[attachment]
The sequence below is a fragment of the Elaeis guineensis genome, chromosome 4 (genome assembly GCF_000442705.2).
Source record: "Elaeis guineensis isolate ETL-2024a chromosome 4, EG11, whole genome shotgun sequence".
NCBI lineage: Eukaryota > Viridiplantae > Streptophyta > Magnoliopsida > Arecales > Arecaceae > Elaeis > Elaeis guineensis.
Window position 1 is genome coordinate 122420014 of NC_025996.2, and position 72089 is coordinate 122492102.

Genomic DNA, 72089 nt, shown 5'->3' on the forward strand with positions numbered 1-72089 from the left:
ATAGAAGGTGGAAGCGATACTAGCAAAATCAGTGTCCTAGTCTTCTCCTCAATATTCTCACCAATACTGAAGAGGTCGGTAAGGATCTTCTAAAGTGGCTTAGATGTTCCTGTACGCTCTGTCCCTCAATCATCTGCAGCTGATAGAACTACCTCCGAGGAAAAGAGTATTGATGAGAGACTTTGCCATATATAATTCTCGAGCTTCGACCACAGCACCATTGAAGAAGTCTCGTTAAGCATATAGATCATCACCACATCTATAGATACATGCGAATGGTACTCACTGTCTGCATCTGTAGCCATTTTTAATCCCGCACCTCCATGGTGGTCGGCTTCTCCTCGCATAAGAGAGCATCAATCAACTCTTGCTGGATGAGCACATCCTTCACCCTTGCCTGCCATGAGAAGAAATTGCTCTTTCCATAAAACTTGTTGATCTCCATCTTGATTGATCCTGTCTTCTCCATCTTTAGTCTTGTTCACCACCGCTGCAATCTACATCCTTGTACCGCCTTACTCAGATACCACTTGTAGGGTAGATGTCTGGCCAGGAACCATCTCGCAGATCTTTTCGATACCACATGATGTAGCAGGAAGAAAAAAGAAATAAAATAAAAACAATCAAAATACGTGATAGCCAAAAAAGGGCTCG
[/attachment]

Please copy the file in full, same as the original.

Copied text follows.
The sequence below is a fragment of the Elaeis guineensis genome, chromosome 4 (genome assembly GCF_000442705.2).
Source record: "Elaeis guineensis isolate ETL-2024a chromosome 4, EG11, whole genome shotgun sequence".
NCBI lineage: Eukaryota > Viridiplantae > Streptophyta > Magnoliopsida > Arecales > Arecaceae > Elaeis > Elaeis guineensis.
Window position 1 is genome coordinate 122420014 of NC_025996.2, and position 72089 is coordinate 122492102.

Genomic DNA, 72089 nt, shown 5'->3' on the forward strand with positions numbered 1-72089 from the left:
ATAGAAGGTGGAAGCGATACTAGCAAAATCAGTGTCCTAGTCTTCTCCTCAATATTCTCACCAATACTGAAGAGGTCGGTAAGGATCTTCTAAAGTGGCTTAGATGTTCCTGTACGCTCTGTCCCTCAATCATCTGCAGCTGATAGAACTACCTCCGAGGAAAAGAGTATTGATGAGAGACTTTGCCATATATAATTCTCGAGCTTCGACCACAGCACCATTGAAGAAGTCTCGTTAAGCATATAGATCATCACCACATCTATAGATACATGCGAATGGTACTCACTGTCTGCATCTGTAGCCATTTTTAATCCCGCACCTCCATGGTGGTCGGCTTCTCCTCGCATAAGAGAGCATCAATCAACTCTTGCTGGATGAGCACATCCTTCACCCTTGCCTGCCATGAGAAGAAATTGCTCTTTCCATAAAACTTGTTGATCTCCATCTTGATTGATCCTGTCTTCTCCATCTTTAGTCTTGTTCACCACCGCTGCAATCTACATCCTTGTACCGCCTTACTCAGATACCACTTGTAGGGTAGATGTCTGGCCAGGAACCATCTCGCAGATCTTTTCGATACCACATGATGTAGCAGGAAGAAAAAAGAAATAAAATAAAAACAATCAAAATACGTGATAGCCAAAAAAGGGCTCG